• 19th April 2020 - By adventuresofgreg

    Well, if there is even the smallest element of “guessing” when we make decisions, then the answer is yes. Take a look at this plot below. This shows the average effect size per trial based on 5677 ARV trials over a period of 13 years. You can read more about what an ARV trial is here, and my 13 year ARV experiment, but basically, it’s just a blind guess at the future outcome of some hidden financial market. For example: “Will this hidden futures contract close higher or lower between the open and close on Jan 1, 2020?”. Since we don’t know what the “hidden” market is, we have to use our intuition and make a wild guess. Like guessing the outcome of a coin flip, sometimes we are correct in our prediction, and sometimes we are incorrect. However, we are correct more often than chance would permit during a full moon. Larger average effect sizes (vertical axis) on the chart mean that these guesses are correct more often, lower effect sizes mean they were incorrect more often.

    As you can see on the plot, we are more likely to guess WRONG on the exact date and time of a new moon. And, more likely to make a CORRECT guess on the exact date and time of a full moon. There are also curious peaks in effect size exactly .15/phase before AND after the new moon, and dips in ES on the 1/2 moons.

    The light blue lines are error bars set at one standard deviation. The differences between the Full and New ES values appear to be significant at over 2 standard deviations between.

    What about the sun?

    Again, yes. Check out the plot below. This shows the same effect size from the same 1577 ARV trials, but this time it’s plotted against solar wind speed. Solar wind speed is the speed at which protons from solar flares arrive at earth bombarding our ionosphere. Solar flares are caused by solar storms, and the sun goes through long cycles of increasing and decreasing solar activity. In 2020, we are on solar cycle #25 and a at a low in solar activity (see plot below showing the long term solar cycle from 1913 to 2031 forecasted).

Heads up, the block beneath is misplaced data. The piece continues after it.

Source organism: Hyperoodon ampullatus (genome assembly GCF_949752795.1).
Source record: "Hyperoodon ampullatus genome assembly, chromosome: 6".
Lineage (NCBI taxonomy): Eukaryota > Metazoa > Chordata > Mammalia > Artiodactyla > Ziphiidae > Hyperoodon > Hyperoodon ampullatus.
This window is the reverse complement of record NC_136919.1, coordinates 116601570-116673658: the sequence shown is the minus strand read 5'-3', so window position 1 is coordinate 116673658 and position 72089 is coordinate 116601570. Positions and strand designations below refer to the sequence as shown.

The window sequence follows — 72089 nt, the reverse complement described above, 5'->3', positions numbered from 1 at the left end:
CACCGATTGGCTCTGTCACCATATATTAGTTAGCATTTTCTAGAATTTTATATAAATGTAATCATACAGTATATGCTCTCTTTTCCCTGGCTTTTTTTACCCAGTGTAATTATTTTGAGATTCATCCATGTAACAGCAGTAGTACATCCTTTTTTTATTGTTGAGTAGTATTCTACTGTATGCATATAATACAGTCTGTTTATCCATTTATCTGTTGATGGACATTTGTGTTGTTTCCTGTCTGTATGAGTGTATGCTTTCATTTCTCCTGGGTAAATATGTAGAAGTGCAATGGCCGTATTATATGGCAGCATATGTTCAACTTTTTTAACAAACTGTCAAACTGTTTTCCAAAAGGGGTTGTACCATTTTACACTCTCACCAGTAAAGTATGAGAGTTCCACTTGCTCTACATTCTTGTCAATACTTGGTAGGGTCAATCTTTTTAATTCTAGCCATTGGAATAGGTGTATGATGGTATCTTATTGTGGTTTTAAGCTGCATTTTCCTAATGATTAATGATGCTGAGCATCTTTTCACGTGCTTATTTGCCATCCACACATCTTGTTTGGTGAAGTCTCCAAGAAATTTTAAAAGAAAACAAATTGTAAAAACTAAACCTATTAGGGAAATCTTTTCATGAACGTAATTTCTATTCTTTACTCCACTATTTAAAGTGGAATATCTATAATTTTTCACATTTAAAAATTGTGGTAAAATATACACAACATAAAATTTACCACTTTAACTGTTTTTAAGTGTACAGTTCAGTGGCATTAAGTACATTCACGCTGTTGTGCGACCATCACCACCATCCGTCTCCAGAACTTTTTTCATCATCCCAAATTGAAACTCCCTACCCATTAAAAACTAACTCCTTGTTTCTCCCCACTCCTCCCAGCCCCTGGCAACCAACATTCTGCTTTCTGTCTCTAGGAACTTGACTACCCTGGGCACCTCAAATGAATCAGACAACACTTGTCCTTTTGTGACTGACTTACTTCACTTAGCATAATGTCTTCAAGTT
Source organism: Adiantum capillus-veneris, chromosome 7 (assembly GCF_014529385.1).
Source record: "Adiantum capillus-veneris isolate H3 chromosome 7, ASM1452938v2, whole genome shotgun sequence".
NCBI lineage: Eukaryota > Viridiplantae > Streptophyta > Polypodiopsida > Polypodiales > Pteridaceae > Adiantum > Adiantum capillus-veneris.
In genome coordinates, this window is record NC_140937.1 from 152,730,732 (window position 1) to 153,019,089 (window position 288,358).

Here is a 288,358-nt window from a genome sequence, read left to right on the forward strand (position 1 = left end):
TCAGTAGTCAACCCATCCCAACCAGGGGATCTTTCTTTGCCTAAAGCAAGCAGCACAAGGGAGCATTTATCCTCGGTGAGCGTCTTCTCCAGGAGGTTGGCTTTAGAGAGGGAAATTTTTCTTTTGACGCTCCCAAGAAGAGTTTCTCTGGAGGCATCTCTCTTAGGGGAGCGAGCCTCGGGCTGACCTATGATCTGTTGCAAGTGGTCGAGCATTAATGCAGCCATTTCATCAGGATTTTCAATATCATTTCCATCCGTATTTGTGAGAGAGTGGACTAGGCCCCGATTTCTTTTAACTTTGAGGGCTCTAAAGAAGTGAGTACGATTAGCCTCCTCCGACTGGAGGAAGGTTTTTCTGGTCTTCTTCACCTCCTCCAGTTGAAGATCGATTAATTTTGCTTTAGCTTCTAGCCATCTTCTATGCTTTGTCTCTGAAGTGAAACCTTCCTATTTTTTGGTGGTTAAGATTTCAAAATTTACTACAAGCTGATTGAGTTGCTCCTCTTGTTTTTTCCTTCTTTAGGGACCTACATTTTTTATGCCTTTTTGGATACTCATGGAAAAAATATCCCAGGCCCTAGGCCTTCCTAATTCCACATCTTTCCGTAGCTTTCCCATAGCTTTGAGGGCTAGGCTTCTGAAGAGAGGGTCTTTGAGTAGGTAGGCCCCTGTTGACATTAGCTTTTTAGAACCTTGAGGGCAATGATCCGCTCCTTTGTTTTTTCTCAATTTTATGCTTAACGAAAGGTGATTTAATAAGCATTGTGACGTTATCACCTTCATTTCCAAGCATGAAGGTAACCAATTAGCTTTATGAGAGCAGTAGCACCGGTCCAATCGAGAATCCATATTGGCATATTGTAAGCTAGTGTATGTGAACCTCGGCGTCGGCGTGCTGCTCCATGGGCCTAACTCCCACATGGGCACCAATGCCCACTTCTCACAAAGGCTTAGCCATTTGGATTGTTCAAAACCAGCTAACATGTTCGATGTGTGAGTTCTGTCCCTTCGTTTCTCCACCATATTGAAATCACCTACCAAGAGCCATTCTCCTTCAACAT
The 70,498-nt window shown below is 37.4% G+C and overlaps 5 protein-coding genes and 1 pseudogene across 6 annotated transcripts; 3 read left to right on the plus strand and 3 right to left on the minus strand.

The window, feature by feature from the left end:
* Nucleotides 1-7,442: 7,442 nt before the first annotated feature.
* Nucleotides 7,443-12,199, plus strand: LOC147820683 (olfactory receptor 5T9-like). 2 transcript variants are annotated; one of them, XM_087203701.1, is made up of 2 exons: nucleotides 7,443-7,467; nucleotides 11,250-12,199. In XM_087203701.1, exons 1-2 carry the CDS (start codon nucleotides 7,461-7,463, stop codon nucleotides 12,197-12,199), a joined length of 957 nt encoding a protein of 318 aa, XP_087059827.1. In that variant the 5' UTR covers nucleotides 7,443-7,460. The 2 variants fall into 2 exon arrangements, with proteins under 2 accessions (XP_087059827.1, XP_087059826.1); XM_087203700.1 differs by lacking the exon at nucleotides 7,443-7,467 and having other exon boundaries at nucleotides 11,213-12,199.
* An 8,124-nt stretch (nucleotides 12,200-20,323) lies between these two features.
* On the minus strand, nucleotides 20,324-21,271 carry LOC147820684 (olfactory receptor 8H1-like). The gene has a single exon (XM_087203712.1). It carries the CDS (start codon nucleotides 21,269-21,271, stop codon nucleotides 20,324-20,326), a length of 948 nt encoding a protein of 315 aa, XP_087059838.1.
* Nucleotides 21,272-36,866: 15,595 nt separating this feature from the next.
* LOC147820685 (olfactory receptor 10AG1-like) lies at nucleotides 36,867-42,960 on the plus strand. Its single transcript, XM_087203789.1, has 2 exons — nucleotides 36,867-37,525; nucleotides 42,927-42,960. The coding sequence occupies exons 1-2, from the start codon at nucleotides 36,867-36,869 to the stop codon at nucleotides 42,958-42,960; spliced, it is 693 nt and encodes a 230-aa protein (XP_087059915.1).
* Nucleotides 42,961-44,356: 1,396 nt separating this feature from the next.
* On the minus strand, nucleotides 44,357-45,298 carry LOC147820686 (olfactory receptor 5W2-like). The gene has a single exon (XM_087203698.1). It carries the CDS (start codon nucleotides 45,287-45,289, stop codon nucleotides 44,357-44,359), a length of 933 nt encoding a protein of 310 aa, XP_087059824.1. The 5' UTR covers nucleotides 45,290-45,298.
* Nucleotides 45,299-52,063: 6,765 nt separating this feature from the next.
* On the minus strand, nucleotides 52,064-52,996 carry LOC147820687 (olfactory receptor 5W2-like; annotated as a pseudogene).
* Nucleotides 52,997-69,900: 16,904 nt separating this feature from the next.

ARV effect size peaks during LOW solar activity, and drops to a low during solar storms, or active periods of solar activity.

    ARV effect size vs solar wind speed
    long term solar cycle from 1913 to 2031

    The following plot below is curious. This is the solar annual constituent vs. ARV average effect size per trial. There is a statistically significant increase in ES at almost exactly “0” SA. I’ve done a bit of research on this constituent, and I can’t figure out what it is. The definition is “SA is related to the changing positions of the Earth and Sun on an annual basis, every 365.25 days”. If you know what this is, please let me know.

    ARV effect size vs solar annual tide constituent
  • 5 Comments to “Does the moon effect our ability to make decisions?”

    • Adrian Ryan on April 27, 2020

      Hi Greg, nice to see this!

      There’s a potential problem with the moon phase analysis. The length of the synodic month is close to the period of solar rotation, which could create a confound. I’d recommend removing the solar wind speed effect and re-plotting. I wrote about this problem in my chapter, Physical Correlates of Psi, in Parapsychology: A Handbook.

      Readers might like to know that your raw data is available at Psi Open Data (https://open-data.spr.ac.uk/), which is operated by the Society for Psychical Research. (I’m the data librarian!)

      Adrian Ryan

    • adventuresofgreg on April 27, 2020

      Hi Adrian. Nice to hear from you again. Thanks for the link. True about the solar rotation period, but over a period of 13 years, wouldn’t you think that lunar phase and the solar rotation period would differ often enough that any correlation would be gone?

    • Adrian Ryan on April 27, 2020

      Thirteen years is a fair period, I take your point. Still, I’d want to see a deeper analysis before I really believe it. Eckhard Etzold published a series of papers about a lunar effects in the RPKP data (https://www.fourmilab.ch/rpkp/). I dug into a one year with a particularly strong lunar correlation, and there it was: solar emissions were closely tracking lunar phase. We spent months working through it together, after which he abandoned science and for the rest of his life directed his attention to god and renovating antique TV sets.

    • adventuresofgreg on April 28, 2020

      fair enough Adrian. I’ll read those papers. Thanks!

    • Julia A. Mossbridge on September 23, 2020

      Hi Greg!

      I really enjoy your work and love how you wait until you’ve got a good amount of data before putting it out there.

      I have an RV data set from thepremonitioncode.com that I’d like to analyze using moon phase — but it’s a huge pain to look up lunar calendars so I want to write some code to translate the data into lunar phases. Did you write code for this or is there some off-the shelf function I could use?


    Leave a Reply